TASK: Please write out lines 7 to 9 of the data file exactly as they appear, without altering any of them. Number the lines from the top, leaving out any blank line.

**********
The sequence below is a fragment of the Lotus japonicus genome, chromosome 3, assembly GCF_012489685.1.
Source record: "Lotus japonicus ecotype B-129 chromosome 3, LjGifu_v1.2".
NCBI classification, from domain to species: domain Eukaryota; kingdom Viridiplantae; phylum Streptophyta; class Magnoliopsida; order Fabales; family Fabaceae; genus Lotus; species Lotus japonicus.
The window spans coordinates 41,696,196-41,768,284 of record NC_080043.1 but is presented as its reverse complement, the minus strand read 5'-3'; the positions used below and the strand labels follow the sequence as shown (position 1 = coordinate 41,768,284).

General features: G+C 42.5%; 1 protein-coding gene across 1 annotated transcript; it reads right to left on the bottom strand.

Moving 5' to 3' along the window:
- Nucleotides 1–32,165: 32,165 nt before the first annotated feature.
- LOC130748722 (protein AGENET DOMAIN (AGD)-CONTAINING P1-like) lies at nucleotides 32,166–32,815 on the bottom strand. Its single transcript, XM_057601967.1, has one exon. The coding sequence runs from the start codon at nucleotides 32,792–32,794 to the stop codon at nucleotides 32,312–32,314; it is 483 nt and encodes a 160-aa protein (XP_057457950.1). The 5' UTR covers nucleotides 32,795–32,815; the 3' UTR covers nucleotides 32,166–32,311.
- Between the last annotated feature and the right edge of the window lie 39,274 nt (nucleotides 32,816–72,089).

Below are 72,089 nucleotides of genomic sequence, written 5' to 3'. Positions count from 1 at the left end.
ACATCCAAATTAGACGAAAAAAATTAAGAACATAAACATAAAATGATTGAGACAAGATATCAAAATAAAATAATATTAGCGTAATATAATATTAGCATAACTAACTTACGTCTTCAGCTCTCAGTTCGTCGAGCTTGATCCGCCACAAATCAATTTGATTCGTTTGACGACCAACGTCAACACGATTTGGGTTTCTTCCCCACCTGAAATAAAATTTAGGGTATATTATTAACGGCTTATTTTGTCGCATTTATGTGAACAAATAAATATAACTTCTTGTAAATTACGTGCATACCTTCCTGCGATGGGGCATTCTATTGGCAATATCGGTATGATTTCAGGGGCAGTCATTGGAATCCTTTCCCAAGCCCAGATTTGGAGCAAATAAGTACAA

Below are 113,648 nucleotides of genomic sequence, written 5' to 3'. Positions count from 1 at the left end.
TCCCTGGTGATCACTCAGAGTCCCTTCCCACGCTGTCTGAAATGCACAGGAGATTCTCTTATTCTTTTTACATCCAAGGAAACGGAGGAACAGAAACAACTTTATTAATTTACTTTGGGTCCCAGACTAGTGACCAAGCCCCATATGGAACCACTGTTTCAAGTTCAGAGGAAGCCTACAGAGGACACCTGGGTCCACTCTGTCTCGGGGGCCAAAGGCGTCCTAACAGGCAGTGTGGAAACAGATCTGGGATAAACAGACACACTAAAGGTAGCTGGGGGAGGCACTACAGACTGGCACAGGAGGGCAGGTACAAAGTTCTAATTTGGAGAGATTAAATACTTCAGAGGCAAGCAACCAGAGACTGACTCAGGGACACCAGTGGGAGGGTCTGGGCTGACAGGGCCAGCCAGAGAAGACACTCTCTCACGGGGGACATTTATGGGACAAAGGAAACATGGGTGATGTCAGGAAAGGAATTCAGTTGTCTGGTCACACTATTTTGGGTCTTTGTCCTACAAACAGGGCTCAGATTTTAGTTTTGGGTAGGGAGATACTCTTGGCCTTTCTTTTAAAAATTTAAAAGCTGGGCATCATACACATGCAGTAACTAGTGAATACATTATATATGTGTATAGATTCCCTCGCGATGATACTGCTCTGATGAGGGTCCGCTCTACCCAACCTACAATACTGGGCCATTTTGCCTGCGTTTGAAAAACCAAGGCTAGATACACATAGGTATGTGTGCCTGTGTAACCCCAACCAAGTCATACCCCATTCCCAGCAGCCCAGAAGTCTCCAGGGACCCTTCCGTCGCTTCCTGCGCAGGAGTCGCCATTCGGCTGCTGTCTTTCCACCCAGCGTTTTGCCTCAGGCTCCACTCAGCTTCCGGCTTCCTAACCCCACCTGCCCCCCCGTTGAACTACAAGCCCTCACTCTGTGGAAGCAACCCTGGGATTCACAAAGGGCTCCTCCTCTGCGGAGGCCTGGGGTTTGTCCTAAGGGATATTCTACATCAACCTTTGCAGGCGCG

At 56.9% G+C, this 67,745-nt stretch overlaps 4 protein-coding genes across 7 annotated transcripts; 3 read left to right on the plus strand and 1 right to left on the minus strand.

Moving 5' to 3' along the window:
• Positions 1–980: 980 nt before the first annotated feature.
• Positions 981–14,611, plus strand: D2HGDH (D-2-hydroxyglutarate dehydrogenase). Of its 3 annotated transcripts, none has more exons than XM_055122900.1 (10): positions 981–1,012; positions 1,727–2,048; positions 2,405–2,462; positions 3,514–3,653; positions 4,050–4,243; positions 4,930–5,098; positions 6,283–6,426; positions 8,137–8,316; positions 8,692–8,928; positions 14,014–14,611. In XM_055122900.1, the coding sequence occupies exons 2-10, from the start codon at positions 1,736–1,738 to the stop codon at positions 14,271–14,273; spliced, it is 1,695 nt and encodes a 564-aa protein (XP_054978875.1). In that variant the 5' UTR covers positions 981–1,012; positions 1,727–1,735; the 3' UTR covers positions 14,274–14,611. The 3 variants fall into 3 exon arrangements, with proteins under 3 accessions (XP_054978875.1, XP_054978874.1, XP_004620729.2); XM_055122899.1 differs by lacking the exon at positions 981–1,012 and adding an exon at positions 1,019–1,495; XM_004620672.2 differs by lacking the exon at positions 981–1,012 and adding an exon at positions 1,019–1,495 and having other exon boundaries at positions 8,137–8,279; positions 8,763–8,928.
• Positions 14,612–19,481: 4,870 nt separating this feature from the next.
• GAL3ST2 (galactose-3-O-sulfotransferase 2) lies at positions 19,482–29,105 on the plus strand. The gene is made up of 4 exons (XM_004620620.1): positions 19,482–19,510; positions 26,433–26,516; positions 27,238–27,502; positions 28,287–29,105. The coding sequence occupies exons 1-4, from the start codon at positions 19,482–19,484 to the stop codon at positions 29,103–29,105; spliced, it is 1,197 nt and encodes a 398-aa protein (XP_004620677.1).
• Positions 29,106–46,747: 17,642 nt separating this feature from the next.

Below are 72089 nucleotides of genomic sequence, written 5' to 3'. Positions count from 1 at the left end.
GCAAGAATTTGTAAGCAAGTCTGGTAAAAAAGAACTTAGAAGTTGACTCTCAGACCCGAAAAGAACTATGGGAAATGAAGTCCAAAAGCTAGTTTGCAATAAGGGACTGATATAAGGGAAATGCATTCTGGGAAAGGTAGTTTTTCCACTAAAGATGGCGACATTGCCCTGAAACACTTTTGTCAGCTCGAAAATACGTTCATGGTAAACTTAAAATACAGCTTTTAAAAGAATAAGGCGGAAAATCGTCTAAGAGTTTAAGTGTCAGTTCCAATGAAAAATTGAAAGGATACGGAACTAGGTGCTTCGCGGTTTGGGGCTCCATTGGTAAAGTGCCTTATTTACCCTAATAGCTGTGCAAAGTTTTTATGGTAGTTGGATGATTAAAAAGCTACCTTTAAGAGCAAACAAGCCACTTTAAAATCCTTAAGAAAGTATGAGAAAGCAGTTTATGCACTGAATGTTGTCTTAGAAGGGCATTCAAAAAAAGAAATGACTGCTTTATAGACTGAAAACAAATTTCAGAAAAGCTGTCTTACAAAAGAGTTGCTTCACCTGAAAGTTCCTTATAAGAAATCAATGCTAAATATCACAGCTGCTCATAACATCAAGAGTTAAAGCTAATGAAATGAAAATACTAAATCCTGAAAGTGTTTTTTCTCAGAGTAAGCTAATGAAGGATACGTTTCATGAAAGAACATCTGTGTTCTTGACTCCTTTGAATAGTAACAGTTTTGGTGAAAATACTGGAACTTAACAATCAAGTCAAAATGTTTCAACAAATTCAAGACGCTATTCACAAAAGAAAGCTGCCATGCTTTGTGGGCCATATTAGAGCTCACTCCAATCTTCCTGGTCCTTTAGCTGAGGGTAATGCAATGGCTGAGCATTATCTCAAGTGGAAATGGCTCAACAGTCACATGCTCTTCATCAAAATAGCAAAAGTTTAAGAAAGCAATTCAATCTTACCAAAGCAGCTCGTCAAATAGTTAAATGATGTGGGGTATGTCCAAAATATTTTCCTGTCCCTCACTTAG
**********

- Nucleotides 1–32,165: 32,165 nt before the first annotated feature.
- LOC130748722 (protein AGENET DOMAIN (AGD)-CONTAINING P1-like) lies at nucleotides 32,166–32,815 on the bottom strand. Its single transcript, XM_057601967.1, has one exon. The coding sequence runs from the start codon at nucleotides 32,792–32,794 to the stop codon at nucleotides 32,312–32,314; it is 483 nt and encodes a 160-aa protein (XP_057457950.1). The 5' UTR covers nucleotides 32,795–32,815; the 3' UTR covers nucleotides 32,166–32,311.
- Between the last annotated feature and the right edge of the window lie 39,274 nt (nucleotides 32,816–72,089).